Noted vs Endorse - What's the difference?

noted | endorse |


As verbs the difference between noted and endorse

is that noted is (note) while endorse is to support, to back, to give one's approval to, especially officially or by signature.

As an adjective noted

is famous; well known because of one's reputation; celebrated.

As a noun endorse is

(heraldiccharge) a diminutive of the pale, usually appearing in pairs on either side of a pale.

Other Comparisons: What's the difference?

noted

English

Adjective

(en adjective)
  • Famous; well known because of one's reputation; celebrated.
  • Verb

    (head)
  • (note)
  • * 1948 , , North from Mexico / The Spanish-Speaking People of The United States , J. B. Lippincott Company, page 75,
  • In 1866 Colonel J. F. Meline noted that the rebozo had almost disappeared in Santa Fe and that hoop skirts, on sale in the stores, were being widely used.

    Anagrams

    * ---- ==Volap√ľk==

    Noun

    (vo-noun)
  • advertisement
  • Declension

    (vo-decl-noun)

    Derived terms

    * notedil

    endorse

    English

    (Endorsement)

    Alternative forms

    * indorse

    Verb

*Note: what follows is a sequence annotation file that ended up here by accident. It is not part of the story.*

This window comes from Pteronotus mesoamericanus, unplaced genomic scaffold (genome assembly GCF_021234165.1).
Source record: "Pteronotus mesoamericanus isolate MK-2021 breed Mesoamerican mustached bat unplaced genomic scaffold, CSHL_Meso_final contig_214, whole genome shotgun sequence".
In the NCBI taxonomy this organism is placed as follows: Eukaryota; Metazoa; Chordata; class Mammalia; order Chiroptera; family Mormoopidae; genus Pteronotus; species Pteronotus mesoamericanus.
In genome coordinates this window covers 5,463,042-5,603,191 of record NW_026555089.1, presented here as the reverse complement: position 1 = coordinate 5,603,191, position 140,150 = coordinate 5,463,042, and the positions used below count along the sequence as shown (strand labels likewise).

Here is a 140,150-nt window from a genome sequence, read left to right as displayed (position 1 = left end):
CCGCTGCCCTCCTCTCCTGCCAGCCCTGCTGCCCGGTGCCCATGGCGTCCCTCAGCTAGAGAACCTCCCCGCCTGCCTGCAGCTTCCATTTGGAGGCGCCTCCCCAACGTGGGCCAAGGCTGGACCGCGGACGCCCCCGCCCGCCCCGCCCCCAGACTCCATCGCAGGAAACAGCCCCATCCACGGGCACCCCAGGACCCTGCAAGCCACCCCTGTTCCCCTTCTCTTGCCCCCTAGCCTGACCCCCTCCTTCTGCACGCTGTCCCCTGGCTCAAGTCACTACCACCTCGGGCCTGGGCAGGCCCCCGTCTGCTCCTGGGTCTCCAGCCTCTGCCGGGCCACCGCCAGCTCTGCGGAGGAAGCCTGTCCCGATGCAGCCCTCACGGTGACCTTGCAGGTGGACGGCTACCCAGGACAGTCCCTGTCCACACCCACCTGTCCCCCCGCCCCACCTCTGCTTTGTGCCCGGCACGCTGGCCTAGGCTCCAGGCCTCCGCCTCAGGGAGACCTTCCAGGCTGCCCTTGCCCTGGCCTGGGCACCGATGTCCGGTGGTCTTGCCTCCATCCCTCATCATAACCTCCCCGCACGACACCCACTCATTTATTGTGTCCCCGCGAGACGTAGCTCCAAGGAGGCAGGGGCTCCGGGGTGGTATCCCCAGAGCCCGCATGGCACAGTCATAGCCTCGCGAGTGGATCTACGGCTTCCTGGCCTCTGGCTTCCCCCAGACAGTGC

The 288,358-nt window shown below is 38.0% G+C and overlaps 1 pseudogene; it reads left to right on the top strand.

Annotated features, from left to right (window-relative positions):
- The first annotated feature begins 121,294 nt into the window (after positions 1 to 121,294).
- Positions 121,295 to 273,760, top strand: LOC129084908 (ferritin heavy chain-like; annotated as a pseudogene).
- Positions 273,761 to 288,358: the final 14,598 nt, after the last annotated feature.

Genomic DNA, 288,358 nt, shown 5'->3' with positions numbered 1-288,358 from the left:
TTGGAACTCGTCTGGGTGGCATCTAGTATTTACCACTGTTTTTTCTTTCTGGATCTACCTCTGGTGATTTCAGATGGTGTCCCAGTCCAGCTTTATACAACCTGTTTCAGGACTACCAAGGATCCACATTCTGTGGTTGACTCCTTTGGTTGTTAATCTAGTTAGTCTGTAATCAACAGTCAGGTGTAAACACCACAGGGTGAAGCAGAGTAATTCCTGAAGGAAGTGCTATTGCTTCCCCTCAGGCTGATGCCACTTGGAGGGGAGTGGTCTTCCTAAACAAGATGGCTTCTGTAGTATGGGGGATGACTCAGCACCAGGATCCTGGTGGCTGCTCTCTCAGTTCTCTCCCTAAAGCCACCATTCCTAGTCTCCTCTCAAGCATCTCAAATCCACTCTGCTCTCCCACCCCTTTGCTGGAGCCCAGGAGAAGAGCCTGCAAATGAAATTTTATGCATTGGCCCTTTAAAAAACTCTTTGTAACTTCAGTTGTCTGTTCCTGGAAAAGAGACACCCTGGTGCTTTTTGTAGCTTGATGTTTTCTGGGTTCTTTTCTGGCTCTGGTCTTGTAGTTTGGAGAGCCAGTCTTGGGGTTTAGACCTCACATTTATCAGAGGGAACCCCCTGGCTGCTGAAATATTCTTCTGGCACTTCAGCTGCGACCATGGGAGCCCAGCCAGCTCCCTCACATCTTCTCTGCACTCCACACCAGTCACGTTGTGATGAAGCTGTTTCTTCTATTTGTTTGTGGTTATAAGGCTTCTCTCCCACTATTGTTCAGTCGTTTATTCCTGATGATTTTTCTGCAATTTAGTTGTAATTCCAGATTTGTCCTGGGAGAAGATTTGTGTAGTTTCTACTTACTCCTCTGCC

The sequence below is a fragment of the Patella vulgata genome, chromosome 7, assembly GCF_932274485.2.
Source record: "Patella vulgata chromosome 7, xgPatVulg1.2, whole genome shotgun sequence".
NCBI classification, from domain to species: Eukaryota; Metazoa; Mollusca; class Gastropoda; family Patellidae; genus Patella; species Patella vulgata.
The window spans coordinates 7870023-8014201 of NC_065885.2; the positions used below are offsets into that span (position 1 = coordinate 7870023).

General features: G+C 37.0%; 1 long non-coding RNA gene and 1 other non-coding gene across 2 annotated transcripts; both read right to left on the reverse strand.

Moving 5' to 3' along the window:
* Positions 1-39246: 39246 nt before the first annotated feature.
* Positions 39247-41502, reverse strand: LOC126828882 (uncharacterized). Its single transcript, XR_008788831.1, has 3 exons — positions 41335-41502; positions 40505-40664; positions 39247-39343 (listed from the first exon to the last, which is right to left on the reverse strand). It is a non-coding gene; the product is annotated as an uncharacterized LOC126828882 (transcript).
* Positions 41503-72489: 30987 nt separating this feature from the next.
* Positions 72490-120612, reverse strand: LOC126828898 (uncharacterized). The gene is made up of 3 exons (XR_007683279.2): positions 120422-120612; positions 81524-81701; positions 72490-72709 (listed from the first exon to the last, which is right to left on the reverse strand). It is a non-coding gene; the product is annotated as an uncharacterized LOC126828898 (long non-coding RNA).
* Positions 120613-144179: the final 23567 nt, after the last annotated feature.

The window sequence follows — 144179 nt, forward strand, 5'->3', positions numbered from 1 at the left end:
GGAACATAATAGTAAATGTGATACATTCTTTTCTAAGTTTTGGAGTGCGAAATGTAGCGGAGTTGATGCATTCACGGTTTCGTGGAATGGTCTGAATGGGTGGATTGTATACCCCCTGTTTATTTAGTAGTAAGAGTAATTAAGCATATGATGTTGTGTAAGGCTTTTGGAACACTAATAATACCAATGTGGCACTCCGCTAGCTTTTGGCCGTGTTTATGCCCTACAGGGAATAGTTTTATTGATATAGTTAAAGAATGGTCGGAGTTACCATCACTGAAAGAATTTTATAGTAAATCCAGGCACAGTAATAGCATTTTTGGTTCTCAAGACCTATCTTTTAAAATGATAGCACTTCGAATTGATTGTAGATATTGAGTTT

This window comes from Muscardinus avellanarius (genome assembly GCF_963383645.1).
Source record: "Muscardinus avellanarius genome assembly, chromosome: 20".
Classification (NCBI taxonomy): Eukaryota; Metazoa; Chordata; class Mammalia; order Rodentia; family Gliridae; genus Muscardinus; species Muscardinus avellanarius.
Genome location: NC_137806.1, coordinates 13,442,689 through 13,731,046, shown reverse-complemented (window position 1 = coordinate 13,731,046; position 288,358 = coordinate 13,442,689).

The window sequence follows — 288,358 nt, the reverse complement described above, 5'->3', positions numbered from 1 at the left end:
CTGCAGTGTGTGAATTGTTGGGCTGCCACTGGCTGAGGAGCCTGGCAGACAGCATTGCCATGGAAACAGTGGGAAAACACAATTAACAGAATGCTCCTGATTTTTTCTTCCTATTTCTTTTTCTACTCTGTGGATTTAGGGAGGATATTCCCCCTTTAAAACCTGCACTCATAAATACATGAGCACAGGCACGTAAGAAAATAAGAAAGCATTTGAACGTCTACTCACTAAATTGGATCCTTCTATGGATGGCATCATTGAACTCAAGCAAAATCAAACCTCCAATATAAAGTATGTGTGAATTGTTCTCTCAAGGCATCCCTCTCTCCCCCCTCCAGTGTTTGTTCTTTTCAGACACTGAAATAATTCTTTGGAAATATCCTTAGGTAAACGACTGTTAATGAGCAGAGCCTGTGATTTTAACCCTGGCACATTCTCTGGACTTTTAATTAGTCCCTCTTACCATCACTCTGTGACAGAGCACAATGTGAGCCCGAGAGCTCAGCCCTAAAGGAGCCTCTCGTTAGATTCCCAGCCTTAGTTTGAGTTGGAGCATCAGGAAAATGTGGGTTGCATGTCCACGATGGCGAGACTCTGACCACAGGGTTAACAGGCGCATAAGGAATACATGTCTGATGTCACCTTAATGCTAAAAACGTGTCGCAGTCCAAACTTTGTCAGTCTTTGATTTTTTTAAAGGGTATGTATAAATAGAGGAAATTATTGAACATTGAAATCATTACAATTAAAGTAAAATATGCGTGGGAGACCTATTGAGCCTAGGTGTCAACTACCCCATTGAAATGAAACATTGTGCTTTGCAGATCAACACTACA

• To support, to back, to give one's approval to, especially officially or by signature.
  • To write one's signature on the back of a cheque, or other negotiable instrument, when transferring it to a third party, or cashing it.
  • To give an endorsement.
  • Derived terms

    * disendorse * endorsement

    Noun

    (en noun)
  • (heraldiccharge) A diminutive of the pale, usually appearing in pairs on either side of a pale.
  • Usage notes

    When a narrow, vertical stripe appears in a coat of arms, it is usually termed a (pallet) when used as the primary charge in the absence of a pale''. The term ''endorse'' is typically used only when the stripes flank a central and wider ''pale''. Diminutive stripes flanking other ''ordinaries are termed (term).